One-night stands ruin your fundraising
On March 9, 2011 At 2:00 pm
Responses : 14 Comments
“Originally, a one-night stand was a single theatre performance, usually by a guest performer(s) on tour, as opposed to an ongoing engagement. Today, however, the term is more commonly applied to a single sexual encounter, an example of casual sex, in which neither participant has any intention or expectation of a long-term sexual or romantic relationship.” (source: Wikipedia)
Hope I caught your attention. Sex usually does, so I guess you’re still reading. Being new to blogging I recently found out that metaphors usually do the trick. In this blog post a one-night stand opposes the long term focus in fundraising, which is trying to engage in meaningful and lasting supporter relationships.
In my last blog post about donor loyalty I promised to come back on the fact that most fundraising programs are missing a long term angle. There is too much focus on one-night stands. Or at least, lasting supporter relationships are not the center of our attention…
Fundraising is (often) not about short term successes. Sure, you can use windows of opportunity when you see them, but the ultimate goal is to set up a lasting relationship, which will result in more funding over time with less cost. There are not a lot of fundraisers who would disagree with this. However, if you take a closer look at your fundraising programs, you’ll see that in most programs the long term angle is missing in many places.
In direct debit acquisition programs we are more and more aware that donors need to stay longer than the first year. In projections for acquisition programs one of the first things to look at is if first year attrition is taken into account. In many excel docs this very important variable is missing, which causes fundraising campaigns to have great returns on investments, while in fact they don’t. What happens if you take into account the 10%-80% of the donors you’ve recruited who cancel their direct debit in the first year? This can change your ROI drastically.
Basically, a projection of the ROI of a fundraising campaign without first year attrition says absolutely nothing! External agencies who try to pitch you a new campaign, normally leave out this first year attrition, when they present your first year returns to you. And now you know why.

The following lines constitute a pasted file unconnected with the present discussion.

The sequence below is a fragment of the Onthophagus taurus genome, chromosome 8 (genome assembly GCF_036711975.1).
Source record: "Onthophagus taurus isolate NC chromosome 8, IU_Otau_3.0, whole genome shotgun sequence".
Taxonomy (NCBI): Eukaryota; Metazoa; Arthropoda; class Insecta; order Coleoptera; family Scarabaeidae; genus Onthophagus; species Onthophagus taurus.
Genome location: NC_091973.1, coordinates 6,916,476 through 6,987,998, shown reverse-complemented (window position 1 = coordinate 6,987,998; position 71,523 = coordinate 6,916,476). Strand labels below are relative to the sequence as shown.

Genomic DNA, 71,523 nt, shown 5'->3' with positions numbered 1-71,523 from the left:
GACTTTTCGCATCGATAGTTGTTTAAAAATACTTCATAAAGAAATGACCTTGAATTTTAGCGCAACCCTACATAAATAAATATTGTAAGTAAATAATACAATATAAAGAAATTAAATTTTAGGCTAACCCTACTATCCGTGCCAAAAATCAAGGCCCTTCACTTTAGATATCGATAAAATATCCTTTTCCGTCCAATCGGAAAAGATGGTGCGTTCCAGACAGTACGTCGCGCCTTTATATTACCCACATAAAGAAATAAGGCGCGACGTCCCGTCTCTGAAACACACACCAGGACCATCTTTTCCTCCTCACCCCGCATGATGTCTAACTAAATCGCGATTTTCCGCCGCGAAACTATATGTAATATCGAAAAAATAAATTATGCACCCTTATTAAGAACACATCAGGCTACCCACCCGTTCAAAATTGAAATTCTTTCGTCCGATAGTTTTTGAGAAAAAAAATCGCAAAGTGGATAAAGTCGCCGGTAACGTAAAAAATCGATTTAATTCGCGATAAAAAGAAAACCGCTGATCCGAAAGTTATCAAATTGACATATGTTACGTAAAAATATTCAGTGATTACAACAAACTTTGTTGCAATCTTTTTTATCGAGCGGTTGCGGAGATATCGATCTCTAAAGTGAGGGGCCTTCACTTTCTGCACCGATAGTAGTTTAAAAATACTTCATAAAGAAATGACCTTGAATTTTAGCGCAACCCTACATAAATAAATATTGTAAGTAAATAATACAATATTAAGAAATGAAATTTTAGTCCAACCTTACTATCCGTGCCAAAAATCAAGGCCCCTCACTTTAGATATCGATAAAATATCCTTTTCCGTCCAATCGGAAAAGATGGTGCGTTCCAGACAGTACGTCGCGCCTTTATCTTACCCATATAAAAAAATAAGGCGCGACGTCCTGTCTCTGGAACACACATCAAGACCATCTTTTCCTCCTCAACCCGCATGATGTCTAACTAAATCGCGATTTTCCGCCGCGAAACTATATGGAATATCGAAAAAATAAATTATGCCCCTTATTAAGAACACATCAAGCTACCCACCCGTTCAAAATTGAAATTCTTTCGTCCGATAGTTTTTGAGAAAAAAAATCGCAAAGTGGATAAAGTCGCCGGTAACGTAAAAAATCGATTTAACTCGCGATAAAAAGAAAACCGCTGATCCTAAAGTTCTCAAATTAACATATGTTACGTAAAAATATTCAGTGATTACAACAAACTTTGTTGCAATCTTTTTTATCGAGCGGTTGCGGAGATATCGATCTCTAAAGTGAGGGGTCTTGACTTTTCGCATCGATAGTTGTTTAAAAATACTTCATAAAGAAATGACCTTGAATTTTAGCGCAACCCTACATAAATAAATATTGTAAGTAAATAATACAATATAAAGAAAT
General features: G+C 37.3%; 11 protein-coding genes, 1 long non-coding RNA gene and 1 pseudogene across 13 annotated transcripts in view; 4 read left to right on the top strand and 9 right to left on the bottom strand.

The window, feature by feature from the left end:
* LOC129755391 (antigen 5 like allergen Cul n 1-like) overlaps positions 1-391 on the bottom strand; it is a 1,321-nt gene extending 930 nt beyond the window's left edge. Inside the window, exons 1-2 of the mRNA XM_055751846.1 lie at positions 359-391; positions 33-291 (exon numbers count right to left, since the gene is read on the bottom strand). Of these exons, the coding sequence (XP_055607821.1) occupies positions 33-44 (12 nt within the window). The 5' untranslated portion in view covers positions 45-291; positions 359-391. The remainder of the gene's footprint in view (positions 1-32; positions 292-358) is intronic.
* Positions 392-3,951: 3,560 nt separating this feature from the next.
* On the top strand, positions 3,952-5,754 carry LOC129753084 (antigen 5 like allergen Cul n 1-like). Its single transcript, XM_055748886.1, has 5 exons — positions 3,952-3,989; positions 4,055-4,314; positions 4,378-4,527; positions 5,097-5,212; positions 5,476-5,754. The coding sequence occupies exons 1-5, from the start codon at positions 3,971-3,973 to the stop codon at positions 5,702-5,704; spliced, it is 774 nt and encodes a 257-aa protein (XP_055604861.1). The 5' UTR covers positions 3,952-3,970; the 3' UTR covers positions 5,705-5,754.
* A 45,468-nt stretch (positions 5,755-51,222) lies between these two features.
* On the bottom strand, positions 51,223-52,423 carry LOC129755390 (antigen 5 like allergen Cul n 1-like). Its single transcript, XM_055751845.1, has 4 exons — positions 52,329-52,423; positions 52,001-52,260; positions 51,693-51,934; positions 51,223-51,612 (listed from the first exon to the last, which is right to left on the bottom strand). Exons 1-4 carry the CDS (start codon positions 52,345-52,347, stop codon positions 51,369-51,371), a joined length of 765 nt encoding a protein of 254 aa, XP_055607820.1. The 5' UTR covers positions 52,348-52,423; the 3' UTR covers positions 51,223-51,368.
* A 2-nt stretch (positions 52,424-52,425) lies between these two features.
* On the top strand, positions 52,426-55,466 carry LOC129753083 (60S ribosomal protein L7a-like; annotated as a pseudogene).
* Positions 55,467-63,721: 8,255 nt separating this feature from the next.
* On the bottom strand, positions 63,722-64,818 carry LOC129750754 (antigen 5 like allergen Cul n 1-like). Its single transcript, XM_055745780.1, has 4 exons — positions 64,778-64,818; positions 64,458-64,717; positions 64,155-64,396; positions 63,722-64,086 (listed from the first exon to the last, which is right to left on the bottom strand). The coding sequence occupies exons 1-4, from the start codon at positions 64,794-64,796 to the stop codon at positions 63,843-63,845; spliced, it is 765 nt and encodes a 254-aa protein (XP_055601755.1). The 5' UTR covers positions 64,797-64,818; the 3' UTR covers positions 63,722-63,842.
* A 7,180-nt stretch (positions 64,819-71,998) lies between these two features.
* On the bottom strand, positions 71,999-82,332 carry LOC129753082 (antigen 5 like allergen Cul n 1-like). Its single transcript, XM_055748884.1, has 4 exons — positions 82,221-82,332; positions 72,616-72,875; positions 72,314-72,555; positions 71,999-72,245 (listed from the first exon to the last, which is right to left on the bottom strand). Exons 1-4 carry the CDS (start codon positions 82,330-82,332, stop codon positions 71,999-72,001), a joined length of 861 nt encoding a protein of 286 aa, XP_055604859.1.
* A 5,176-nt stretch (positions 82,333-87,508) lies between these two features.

But, then we move on to the following years. Do you project these figures as well? It’s possible that first year ROI could be better for project A than project B. However, project B could still be a better acquisition tool if you take longer term variables into account.
Example: attrition for Project A is 30% in year 1, and then remains 30% in year 2 and 3. The attrition for Project B from year 1 to 3 goes from 40%, to 15%, to 5%. In other words, after 3 years, Project A has only 10% supporters left and Project B 40%, while at a first year glance Project A seems better.
So, the ROI should be projected into the future (I’d say at least 3 years) to make sure you’re making the most efficient investments! And maybe even more important: acquisition programs should be reported on a few years down the line. How many of your donors recruited 3 years ago in your direct dialogue campaign are still with you? This is the information you can use in your long term projections.
But we can also see a lack of long term focus in “warm” campaigns. Strangely enough many fundraisers project and report upgrade or re-activation telemarketing campaigns only for the first year. Wouldn’t it be interesting to know what the effect is on the long-term? Usually an upgrade campaign increases retention, but what if that is not the case for your nonprofit? And if you reactivate your lapsed donors, do you keep track of them, or do they receive the same supporter communication they didn’t find very interesting the first time they went down that road? That can’t be right…
If we don’t focus on the long term, we can’t expect supporters to stay with us on the long term. We need to make decisions right now that will be the basis for our relationship in the future. We need to gather the data to support those decisions. We need to be prepared for better and worse. A one-night stand focus leads to decisions that shorten the relationships with our supporters. In fact, you don’t even start a relationship.
My guess is that in your daily life, you also prefer a meaningful and long lasting relationship instead of that one-night stand? (You don’t need to answer this one, but I would like to hear if this blog post was useful for you…)